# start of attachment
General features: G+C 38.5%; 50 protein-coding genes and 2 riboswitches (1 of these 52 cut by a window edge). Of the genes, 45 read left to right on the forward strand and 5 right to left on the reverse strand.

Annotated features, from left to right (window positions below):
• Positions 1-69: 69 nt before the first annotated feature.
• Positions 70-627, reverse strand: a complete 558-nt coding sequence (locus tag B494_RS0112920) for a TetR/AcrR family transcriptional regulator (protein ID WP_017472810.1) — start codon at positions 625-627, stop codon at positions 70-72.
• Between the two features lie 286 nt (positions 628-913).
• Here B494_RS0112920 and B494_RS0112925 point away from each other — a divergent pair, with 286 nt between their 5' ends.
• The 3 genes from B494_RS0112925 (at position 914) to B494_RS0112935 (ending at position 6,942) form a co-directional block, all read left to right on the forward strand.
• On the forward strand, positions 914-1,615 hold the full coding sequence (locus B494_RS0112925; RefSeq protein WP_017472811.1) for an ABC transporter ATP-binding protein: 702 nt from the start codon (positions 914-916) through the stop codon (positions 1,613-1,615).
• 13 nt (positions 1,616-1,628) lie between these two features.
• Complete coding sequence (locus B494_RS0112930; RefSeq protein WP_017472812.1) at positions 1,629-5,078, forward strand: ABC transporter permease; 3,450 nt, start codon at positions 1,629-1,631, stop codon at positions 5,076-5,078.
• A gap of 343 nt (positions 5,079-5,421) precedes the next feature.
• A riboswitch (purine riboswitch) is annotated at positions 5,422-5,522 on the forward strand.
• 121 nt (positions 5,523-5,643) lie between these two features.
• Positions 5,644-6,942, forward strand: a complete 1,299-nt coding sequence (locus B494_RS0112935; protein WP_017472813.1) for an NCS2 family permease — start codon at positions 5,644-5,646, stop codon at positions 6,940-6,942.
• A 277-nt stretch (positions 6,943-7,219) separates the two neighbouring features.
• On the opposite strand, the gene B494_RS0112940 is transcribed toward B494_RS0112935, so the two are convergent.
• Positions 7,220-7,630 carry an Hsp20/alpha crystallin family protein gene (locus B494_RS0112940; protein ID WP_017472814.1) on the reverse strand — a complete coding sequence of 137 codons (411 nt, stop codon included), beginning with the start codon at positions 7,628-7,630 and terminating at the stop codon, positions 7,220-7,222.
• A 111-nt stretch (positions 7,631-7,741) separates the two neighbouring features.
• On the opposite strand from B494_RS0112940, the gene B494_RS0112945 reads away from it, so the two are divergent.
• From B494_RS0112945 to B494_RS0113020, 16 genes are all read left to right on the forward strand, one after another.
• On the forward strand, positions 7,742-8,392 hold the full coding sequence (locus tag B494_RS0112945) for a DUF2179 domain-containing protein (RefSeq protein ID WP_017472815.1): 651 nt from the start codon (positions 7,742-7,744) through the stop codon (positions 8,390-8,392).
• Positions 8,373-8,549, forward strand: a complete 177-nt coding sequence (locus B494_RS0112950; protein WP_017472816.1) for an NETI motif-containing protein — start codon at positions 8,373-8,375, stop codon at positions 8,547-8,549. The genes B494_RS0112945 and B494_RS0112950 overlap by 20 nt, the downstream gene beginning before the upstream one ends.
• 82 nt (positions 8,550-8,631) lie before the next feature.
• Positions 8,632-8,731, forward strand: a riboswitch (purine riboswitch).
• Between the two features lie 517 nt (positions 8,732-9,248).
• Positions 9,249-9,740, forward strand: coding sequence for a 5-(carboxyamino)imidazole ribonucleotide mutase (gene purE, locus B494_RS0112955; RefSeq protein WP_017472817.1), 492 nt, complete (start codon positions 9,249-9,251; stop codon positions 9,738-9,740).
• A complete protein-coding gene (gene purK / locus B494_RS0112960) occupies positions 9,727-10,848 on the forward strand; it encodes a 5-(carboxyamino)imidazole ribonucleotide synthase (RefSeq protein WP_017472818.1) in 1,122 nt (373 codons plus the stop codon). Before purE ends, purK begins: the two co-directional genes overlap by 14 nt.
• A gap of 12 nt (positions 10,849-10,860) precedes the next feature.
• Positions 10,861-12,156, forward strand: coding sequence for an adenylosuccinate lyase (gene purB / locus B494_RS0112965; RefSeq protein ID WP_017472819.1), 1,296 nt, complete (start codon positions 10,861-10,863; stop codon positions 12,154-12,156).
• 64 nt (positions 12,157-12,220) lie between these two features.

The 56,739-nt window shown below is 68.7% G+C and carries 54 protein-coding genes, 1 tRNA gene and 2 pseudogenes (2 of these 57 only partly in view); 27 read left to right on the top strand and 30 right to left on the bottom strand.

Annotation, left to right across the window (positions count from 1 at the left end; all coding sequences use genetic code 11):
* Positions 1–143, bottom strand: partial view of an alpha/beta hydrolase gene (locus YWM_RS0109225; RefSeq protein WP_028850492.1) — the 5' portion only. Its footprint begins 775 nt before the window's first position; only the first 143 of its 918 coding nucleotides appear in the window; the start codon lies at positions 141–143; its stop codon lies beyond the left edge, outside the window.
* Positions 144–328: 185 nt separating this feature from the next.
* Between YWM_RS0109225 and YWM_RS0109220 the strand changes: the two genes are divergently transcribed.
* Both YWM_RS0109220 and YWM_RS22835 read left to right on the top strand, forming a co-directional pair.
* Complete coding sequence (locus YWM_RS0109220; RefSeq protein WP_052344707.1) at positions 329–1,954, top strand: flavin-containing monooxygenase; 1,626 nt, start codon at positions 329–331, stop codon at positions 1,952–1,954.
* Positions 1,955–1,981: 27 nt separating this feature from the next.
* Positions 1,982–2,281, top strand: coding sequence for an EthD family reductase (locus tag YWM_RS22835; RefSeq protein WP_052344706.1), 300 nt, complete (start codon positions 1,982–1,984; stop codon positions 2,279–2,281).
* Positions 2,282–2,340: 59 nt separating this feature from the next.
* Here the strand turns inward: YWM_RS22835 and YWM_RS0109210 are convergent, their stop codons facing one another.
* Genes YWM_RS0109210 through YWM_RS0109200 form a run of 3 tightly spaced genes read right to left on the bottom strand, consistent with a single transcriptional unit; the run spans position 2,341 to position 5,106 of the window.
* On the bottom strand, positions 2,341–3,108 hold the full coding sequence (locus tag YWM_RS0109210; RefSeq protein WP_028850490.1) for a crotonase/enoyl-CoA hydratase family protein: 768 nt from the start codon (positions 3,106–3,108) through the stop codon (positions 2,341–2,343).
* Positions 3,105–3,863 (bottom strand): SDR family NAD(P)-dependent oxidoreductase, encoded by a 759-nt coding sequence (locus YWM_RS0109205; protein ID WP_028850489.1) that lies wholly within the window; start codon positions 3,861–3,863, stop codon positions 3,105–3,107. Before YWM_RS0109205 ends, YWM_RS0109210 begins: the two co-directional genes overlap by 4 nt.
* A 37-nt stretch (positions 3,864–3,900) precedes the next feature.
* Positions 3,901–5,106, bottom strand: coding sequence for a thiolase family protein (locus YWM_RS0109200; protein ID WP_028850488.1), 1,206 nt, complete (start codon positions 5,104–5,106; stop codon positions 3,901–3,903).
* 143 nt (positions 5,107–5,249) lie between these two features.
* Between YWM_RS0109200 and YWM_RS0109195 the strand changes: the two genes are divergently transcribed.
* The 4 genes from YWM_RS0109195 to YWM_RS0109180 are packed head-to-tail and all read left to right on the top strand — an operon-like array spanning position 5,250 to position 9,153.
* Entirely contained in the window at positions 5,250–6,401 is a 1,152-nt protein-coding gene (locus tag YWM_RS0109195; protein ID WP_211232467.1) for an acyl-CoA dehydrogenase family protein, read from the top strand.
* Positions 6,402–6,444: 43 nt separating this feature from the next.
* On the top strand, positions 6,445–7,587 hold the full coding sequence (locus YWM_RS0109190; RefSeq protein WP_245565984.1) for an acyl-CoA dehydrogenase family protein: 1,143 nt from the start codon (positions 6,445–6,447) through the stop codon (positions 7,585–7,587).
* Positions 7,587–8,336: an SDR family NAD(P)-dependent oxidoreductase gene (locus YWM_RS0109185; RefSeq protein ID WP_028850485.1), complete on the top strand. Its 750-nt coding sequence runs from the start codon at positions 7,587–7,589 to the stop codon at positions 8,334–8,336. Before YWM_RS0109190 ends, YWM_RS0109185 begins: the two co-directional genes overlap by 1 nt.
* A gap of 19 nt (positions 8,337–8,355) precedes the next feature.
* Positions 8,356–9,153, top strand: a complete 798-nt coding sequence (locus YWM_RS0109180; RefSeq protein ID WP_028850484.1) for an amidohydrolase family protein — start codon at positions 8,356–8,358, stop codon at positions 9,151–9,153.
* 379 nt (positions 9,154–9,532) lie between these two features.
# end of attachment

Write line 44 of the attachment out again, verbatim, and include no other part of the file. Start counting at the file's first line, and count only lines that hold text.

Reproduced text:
* Positions 3,105–3,863 (bottom strand): SDR family NAD(P)-dependent oxidoreductase, encoded by a 759-nt coding sequence (locus YWM_RS0109205; protein ID WP_028850489.1) that lies wholly within the window; start codon positions 3,861–3,863, stop codon positions 3,105–3,107. Before YWM_RS0109205 ends, YWM_RS0109210 begins: the two co-directional genes overlap by 4 nt.